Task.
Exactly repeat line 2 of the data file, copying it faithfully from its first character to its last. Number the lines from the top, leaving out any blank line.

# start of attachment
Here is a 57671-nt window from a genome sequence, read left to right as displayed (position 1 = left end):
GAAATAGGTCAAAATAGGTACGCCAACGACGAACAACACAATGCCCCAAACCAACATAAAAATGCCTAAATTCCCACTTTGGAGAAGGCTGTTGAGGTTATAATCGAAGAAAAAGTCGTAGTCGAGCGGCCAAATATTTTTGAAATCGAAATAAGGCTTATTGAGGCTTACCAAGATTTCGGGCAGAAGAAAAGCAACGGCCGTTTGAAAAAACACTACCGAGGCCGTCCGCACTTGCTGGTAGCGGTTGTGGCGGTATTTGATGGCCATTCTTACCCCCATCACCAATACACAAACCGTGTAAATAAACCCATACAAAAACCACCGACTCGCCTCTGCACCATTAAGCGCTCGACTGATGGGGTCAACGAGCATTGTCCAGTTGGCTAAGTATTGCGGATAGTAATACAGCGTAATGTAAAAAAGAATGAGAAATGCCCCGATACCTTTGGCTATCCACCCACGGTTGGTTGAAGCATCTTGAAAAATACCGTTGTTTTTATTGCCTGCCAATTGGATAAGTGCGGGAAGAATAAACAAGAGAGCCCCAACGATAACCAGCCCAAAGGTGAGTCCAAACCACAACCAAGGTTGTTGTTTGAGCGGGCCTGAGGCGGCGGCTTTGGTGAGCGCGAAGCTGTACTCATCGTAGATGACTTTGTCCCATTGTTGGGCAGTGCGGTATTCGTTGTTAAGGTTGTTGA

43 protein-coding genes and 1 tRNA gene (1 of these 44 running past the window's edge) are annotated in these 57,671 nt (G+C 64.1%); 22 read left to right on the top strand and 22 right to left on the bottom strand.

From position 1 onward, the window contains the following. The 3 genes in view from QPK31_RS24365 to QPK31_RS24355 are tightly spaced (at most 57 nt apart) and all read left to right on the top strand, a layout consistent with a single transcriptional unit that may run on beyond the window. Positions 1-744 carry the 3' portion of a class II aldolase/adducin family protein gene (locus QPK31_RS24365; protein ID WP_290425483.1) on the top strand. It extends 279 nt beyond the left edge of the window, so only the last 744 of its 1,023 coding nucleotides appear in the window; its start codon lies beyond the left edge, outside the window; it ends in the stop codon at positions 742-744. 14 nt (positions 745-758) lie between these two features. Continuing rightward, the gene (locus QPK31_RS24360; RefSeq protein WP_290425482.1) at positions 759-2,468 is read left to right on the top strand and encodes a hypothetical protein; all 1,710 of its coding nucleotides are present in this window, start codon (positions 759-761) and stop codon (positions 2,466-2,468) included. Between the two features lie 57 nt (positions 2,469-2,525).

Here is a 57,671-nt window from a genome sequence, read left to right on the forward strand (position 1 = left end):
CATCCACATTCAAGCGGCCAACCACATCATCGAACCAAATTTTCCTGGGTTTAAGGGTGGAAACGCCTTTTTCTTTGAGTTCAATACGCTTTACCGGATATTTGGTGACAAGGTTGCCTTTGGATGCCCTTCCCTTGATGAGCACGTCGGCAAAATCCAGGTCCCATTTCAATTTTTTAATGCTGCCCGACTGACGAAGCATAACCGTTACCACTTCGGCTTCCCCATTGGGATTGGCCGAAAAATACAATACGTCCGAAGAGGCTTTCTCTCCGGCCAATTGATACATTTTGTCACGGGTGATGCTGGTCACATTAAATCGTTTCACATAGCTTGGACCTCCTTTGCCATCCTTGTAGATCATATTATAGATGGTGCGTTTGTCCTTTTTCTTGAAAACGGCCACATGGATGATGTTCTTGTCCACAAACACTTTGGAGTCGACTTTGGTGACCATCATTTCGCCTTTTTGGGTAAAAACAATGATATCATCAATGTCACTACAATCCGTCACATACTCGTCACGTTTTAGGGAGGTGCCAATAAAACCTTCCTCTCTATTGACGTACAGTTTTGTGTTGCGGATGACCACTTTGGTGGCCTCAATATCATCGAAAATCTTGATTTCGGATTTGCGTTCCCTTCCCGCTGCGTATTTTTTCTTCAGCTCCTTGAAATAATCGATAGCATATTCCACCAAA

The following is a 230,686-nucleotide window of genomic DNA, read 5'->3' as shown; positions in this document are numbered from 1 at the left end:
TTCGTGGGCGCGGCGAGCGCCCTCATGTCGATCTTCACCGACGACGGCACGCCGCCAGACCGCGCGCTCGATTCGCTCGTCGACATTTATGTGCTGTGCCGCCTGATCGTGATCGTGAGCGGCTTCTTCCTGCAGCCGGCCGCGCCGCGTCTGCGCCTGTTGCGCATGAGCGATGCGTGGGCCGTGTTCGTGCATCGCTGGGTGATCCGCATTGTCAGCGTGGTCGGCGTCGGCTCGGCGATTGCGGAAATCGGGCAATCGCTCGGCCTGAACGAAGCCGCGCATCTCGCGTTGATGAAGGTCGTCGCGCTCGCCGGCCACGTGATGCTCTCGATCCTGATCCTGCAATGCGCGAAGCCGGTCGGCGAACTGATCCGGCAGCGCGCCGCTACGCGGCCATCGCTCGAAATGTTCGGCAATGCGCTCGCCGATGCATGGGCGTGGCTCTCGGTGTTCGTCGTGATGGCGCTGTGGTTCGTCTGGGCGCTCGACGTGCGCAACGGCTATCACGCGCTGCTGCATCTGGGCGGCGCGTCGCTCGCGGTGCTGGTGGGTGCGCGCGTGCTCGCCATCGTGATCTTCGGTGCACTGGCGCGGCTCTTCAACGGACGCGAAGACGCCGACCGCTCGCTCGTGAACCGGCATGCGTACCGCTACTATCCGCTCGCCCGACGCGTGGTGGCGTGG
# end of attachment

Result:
GAAATAGGTCAAAATAGGTACGCCAACGACGAACAACACAATGCCCCAAACCAACATAAAAATGCCTAAATTCCCACTTTGGAGAAGGCTGTTGAGGTTATAATCGAAGAAAAAGTCGTAGTCGAGCGGCCAAATATTTTTGAAATCGAAATAAGGCTTATTGAGGCTTACCAAGATTTCGGGCAGAAGAAAAGCAACGGCCGTTTGAAAAAACACTACCGAGGCCGTCCGCACTTGCTGGTAGCGGTTGTGGCGGTATTTGATGGCCATTCTTACCCCCATCACCAATACACAAACCGTGTAAATAAACCCATACAAAAACCACCGACTCGCCTCTGCACCATTAAGCGCTCGACTGATGGGGTCAACGAGCATTGTCCAGTTGGCTAAGTATTGCGGATAGTAATACAGCGTAATGTAAAAAAGAATGAGAAATGCCCCGATACCTTTGGCTATCCACCCACGGTTGGTTGAAGCATCTTGAAAAATACCGTTGTTTTTATTGCCTGCCAATTGGATAAGTGCGGGAAGAATAAACAAGAGAGCCCCAACGATAACCAGCCCAAAGGTGAGTCCAAACCACAACCAAGGTTGTTGTTTGAGCGGGCCTGAGGCGGCGGCTTTGGTGAGCGCGAAGCTGTACTCATCGTAGATGACTTTGTCCCATTGTTGGGCAGTGCGGTATTCGTTGTTAAGGTTGTTGA